Web Site Reviews

Beth Adele Long, Associate Editor, 
Young Writer's Scene

Issue # 3: 04/01/01

A Note from Holly Lisle
What Matters
A Note for Lazette Gifford
Gauging Success

Deeper People
Feature Articles
Otherwhens: A Theory of Alternate History
By J. S. Burke
Blunting the Knife
By Alison Sinclair
Reporting for Fiction
By Katherine Derbyshire
Making Dreams into Reality
By Jennifer St. Clair Bush
Fear and Crisis
By Michael E. Norman
A Triad of Religious Articles
By Sarah Jane Elliott 
     Peggy Kurilla 
     Bryn Neuenschwander
Classic Structure in the Horror Novel
By Ron Brown
Poetry Revival
By Lazette Gifford
E-Books and the Romance Field
By Anne M. Marble
Science Fiction: 
By Bob Billing
Suspense & Mystery:
Preparing for Your First Mystery
By Lazette Gifford
Young Adult & Children:
Turn Personal Struggles into Books for Children
Laura Backes
Young Writer's Scene:
Write What You Know -- Or What You Want?
By Beth Adele Long
Book Reviews
Screenplay: The Foundations
of Screen Writing

Reviewed by Shane P. Carr
Web Site Reviews
AImovie.Com, Tangent Online
By Beth Adele Long
So What's New?
By Jim Mills
From the Writers' Board
News from Forward Motion



And you thought time travel was impossible.


The Steven Spielberg film AI, based on Brian Aldiss's story "Supertoys Last All Summer Long," will be released this summer, and the film's publicity campaign has apparently opened a port to the 22nd century using---what else?---the Internet.  Astute web surfers of 2001 have uncovered numerous websites related to the untimely death of a Donu-Tech scientist in 2142.  The timelines of the two centuries seem to be moving in tandem: news flashes and updates from 2142 appear on their equivalent dates in 2001.  The alternate timeline is accessible by email, telephone, and even fax, and today's web denizens are hot on the trail.  This could be the first crime to be solved almost 150 years before it even takes place.


The cleverest have found the puzzle's earliest entry point: a phone number encoded in the AI film trailer (also found here).  Others have depended on various tip-offs regarding Jeanine Salla, whose interesting role in the film trailer's end credits has pushed sharp-eyed surfers to run Internet searches to uncover Salla's identity and, ultimately, the vast story behind Evan Chan's death.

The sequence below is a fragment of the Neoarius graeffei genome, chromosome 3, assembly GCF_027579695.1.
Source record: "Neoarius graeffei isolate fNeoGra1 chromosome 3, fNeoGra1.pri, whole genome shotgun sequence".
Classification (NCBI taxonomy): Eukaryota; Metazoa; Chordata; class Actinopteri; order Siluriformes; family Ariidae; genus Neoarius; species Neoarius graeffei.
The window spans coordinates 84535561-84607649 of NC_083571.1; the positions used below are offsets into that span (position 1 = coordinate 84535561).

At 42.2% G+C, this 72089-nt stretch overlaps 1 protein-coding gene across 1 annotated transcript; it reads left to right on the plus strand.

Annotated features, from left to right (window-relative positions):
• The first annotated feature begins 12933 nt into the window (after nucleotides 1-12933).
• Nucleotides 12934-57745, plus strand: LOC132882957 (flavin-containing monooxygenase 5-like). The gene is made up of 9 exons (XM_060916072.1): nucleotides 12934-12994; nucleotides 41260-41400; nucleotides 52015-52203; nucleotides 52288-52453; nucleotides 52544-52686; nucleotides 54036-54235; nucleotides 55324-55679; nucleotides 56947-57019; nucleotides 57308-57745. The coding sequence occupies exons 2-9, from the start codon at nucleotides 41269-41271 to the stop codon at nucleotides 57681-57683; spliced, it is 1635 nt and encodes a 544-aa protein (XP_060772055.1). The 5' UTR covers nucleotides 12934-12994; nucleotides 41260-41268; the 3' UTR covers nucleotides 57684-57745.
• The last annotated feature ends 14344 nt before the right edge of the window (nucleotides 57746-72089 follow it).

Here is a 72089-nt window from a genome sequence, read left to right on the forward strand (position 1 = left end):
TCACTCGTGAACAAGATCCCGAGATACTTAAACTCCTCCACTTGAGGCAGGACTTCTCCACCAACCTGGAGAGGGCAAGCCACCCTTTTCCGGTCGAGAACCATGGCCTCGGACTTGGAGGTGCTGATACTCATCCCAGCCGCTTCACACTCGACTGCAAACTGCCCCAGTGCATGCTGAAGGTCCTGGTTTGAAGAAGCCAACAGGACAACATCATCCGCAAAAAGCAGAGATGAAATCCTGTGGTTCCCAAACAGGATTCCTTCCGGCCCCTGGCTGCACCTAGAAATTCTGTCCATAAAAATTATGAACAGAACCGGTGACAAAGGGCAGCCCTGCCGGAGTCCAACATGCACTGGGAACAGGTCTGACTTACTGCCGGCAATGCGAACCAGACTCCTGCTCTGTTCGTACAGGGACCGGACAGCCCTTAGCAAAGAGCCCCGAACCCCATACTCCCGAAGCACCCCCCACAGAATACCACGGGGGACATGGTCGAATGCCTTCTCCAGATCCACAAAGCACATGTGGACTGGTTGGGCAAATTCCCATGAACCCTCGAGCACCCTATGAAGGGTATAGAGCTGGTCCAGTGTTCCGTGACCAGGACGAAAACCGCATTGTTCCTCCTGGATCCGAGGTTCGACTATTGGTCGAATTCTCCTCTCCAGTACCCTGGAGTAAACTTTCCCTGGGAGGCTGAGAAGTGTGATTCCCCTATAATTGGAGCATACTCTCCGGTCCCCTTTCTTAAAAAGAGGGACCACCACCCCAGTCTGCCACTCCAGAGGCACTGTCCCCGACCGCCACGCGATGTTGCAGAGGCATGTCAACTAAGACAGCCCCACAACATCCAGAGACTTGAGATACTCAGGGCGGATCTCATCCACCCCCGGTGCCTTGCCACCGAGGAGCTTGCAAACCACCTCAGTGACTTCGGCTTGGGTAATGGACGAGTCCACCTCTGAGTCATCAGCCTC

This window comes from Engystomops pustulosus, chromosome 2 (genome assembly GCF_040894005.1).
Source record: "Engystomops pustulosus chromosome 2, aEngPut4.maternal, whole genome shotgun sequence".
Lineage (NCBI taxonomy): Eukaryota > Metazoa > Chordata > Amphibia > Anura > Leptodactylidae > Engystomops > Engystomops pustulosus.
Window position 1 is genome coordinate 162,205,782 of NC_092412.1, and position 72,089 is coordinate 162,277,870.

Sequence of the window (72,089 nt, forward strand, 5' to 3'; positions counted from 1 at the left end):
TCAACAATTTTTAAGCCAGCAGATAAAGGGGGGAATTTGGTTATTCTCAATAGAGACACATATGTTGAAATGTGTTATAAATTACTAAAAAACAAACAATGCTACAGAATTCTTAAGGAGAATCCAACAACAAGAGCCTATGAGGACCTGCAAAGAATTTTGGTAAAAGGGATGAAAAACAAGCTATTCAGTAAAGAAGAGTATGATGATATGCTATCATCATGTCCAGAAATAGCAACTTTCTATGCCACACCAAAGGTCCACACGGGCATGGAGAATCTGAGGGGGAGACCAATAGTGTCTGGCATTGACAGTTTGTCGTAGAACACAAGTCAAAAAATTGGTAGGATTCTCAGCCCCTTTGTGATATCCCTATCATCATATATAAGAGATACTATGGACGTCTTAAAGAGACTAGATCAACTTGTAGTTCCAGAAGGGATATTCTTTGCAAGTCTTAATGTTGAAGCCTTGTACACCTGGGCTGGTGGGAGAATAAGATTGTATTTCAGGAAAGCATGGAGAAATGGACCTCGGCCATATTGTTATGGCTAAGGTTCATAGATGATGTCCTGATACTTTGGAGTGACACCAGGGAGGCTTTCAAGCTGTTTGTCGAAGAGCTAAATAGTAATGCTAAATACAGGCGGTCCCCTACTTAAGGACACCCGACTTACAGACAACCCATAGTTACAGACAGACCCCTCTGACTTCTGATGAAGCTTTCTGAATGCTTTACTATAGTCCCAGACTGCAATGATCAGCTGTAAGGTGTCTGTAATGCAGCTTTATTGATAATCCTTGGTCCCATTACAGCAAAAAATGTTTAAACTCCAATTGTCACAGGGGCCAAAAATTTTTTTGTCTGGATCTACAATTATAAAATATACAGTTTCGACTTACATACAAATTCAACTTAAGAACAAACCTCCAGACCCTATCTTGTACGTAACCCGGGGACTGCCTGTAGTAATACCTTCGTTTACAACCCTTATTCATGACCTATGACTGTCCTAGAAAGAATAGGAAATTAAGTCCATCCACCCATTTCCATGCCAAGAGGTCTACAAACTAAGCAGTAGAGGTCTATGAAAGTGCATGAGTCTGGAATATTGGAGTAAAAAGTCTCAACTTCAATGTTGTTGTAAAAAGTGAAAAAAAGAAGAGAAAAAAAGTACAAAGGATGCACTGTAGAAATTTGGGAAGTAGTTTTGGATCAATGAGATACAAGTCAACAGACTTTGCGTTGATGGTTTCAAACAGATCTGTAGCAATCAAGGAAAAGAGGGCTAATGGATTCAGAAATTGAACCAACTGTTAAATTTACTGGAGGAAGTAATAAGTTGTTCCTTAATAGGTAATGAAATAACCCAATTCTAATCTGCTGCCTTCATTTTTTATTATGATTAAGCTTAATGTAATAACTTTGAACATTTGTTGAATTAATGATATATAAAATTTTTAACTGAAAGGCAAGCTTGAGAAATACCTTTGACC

No single person is likely to have the time or wide-ranging knowledge needed to unravel this tangled skein, and curious researchers will find ample help from the underground community that has been laboring to solve the puzzle since late March.  Collaborative groups seem to be popping up across the Internet, each at a different stage of investigation, though patient investigators should be wary of the various think-tanks and clues pages lest they run across too much information too soon.


Who is Jeanine Salla?  How did Evan Chan die?  Only the patient and dedicated will be able to find out.




Tangent has been around for quite a while, providing good short fiction reviews of both print and online stories.  For the past few weeks, though, their site hasn't been accessible.  But recently they relaunched with their new, independent domain (www.TangentOnline.com) and a redesigned site. 

As before, the site has reviews of print magazines, listed by how often the magazine is published (monthly, bi-monthly, quarterly, bi-annually, irregular).  It also has reviews of online publications (right now, just SciFiction.com) and anthologies and collections.  Plus, if you have a question or comment about Tangent, you can post it on their newsgroup, which the editor and webmaster seem to keep close track of. 

The new site will be updated as reviews come in, so you'll be able to see things faster than before.  There is one catch; to help with site costs, they're asking people to subscribe for $2 or more per year.  If you subscribe, you get a login and password, and you'll be able to see updates as soon as they go up.  If you don't subscribe, you'll eventually get to see everything, but you'll have to wait until reviews are two weeks old.  This sounds like a good way to get support from people who want to contribute while still keeping Tangent's resources free for those who don't want to pay.

 All material 2001, Holly Lisle except where noted

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